Tuesday, July 26, 2016

Having Fun With Olivia



Olivia de Havilland, who marked her 100th birthday about three weeks ago, was an astonishingly fortunate woman in her youth.

She was one of those women who always looks younger than they are. Now, that is one of those things that most people attempt but few achieve. The ones who manage it seem to do so effortlessly. Perhaps some do. Perhaps others achieve it only after spending several hours working on it every day.

From what I have heard, de Havilland was one of those people who achieved it with no special effort. As a youth, I guess she was a natural beauty. It isn't necessary to guess, though. You can see it for yourself. She was in her early 20s when she made "Gone With the Wind."

She put that trait to good use in "The Ambassador's Daughter," which premiered on this day in 1956. In reality, de Havilland was 39 when the movie was being made — and turned 40 just before its theatrical premiere — but her character was probably in her 20s and, as the title suggested, the daughter of an ambassador (played by Edward Arnold), the ambassador to France to be specific.

A senator from America (Adolphe Menjou) declared Paris off limits to servicemen due to their misbehavior, and de Havilland's character took it upon herself to prove that U.S. servicemen could be gentlemen. She decided to do this by dating a serviceman who would not know her true identity. The serviceman (John Forsythe) was under the impression that she was a model, and he took her to nightclubs and on a humorous excursion to the Eiffel Tower.

There were some moments of deception on both sides.

Forsythe's character offered to buy de Havilland's character an airplane ticket to America when news of an emergency back in the States reached her, and she was suitably impressed — until she learned that counterfeit airplane tickets were a commonplace scam used by U.S. servicemen to score points with girls.

Forsythe, on the other hand, had been told that de Havilland was a Christian Dior fashion model, but when he went looking for her at a Dior fashion show, he discovered that Dior's staff had never heard of her. Then he saw de Havilland watching the show with the senator — and assumed they had some kind of relationship.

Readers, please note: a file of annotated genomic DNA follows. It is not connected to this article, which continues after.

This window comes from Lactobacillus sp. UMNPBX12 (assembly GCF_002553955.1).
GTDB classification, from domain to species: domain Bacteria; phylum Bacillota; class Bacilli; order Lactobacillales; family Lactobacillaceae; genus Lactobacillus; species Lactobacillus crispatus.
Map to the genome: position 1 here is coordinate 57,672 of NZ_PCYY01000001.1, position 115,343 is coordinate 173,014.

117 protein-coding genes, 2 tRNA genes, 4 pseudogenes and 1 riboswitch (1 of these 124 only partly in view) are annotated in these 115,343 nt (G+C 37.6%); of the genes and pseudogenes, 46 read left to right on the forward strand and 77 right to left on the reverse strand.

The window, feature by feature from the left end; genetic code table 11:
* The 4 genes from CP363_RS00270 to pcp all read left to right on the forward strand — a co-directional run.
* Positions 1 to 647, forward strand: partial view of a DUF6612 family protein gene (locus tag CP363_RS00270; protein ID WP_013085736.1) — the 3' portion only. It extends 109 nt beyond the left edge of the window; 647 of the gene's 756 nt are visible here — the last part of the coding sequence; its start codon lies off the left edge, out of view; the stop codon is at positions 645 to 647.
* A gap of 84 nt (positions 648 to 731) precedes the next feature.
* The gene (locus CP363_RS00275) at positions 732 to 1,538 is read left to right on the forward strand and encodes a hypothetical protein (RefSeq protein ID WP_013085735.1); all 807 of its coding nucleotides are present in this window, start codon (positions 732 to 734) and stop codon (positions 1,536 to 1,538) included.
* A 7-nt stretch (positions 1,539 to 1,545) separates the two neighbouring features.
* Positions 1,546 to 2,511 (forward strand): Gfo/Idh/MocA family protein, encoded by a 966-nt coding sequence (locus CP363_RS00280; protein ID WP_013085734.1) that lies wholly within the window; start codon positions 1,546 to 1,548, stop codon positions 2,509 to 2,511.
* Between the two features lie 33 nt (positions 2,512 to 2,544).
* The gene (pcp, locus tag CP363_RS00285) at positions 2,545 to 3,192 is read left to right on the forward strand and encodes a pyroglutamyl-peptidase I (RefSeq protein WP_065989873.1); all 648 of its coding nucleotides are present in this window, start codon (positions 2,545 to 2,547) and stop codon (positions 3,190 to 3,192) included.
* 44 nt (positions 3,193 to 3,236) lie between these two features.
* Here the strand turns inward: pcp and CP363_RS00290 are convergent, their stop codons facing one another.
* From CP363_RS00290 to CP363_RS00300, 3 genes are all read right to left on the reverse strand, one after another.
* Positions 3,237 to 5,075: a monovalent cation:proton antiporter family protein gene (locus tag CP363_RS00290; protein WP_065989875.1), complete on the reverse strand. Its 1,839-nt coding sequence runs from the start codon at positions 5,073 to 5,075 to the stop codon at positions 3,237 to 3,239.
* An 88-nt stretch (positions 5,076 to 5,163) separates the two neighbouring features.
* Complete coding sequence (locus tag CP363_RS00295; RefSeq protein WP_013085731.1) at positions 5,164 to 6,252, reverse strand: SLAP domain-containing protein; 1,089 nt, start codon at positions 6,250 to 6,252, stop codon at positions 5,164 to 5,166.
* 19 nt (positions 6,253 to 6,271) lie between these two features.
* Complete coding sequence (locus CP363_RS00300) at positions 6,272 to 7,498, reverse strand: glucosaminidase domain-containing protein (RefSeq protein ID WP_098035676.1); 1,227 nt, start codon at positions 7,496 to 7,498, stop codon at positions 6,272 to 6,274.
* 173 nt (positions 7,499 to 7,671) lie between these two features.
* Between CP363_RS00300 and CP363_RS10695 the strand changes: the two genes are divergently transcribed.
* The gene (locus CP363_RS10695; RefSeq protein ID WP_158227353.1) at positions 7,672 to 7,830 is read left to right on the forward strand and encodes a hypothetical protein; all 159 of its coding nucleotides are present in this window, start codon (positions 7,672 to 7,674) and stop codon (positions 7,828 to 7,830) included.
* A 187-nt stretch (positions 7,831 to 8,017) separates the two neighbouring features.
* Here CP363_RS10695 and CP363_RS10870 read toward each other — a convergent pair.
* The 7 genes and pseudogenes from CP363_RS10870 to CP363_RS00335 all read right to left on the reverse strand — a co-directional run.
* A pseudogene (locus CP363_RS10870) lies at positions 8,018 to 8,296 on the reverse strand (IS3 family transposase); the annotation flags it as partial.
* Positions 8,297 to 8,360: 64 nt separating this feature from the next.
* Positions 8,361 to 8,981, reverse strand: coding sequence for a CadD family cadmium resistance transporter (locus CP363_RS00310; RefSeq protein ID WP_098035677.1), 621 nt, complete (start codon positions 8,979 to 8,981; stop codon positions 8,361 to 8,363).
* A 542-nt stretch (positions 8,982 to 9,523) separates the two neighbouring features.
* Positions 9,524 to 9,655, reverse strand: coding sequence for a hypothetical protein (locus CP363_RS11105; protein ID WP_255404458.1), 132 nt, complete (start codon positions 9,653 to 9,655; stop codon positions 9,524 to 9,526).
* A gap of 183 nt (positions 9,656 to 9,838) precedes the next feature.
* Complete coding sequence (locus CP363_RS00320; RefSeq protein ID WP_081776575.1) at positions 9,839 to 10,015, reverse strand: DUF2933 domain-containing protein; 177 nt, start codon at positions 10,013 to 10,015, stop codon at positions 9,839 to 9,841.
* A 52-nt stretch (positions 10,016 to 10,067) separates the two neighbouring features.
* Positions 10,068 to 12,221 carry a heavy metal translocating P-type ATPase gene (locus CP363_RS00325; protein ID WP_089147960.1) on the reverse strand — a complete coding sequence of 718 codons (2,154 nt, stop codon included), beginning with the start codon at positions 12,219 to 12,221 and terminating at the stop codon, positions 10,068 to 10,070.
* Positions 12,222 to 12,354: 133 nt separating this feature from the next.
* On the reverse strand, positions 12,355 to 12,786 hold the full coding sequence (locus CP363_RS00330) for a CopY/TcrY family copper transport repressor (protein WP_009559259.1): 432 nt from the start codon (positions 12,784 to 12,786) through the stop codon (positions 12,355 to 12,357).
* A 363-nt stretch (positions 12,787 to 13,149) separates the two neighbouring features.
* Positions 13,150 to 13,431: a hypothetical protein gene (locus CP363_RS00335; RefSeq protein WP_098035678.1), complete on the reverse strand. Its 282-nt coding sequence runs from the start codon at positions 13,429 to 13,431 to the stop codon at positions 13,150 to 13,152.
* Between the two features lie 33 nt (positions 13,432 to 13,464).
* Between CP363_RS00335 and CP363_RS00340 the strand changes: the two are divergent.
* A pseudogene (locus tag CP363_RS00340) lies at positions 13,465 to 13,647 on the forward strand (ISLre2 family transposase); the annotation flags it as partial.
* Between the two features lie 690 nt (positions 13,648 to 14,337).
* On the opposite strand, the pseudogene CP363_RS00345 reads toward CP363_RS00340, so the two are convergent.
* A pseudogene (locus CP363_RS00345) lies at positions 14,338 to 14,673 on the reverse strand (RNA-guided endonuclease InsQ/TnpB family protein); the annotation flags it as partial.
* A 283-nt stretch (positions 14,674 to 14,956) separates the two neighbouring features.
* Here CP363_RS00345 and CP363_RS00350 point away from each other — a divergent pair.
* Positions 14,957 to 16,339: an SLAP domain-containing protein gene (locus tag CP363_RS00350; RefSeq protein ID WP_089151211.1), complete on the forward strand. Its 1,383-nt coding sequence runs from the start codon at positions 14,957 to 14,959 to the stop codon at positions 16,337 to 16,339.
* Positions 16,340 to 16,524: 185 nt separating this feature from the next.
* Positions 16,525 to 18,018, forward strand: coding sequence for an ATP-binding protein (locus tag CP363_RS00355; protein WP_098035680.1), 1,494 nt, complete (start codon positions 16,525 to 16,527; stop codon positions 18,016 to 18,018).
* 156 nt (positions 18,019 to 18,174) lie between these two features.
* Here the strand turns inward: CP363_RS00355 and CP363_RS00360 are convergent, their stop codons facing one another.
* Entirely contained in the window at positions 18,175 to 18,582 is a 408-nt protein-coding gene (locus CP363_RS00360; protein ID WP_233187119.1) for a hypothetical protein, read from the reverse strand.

Everything got cleared up at the end when the two attended a performance of "Swan Lake."

Myrna Loy as the senator's wife, in a rather understated role for her, joined forces with de Havilland to persuade the senator to lift his ban. Thus, all was well that ended well.

Director Norman Krasna built his reputation in screwball comedies — which would, understandably, make potential viewers think they would be in for an off–the–wall experience with "The Ambassador's Daughter." But they would be wrong. It was a romantic comedy, but that really isn't the same thing. The dynamics of a romantic comedy and a screwball comedy are different — in often subtle ways but still different.

The cast seemed to have a good time, but as for the audience ... I can only guess.

Well, it would be hard not to have a good time watching de Havilland have a good time.

Sunday, July 24, 2016

A New Direction for ZZ Top



ZZ Top's "El Loco," which hit music stores this month in 1981, marked a departure from the ZZ Top the band's fans knew and the emergence of a different ZZ Top, a new wave ZZ Top that, starting with this album, used synthesizers on many of its tracks.

That was a rather startling development for fans who had been listening to that little ol' band from Texas for a decade or so.

The most noteworthy difference in the album's production from the ones that preceded it, according to guitarist Billy Gibbons, the band's lead vocalist, was that, for the first time, the three members of the band recorded their parts separately instead of recording together.

By itself, I didn't detect a huge difference in the music because of that tactic. More likely, the synthesizers were responsible for that.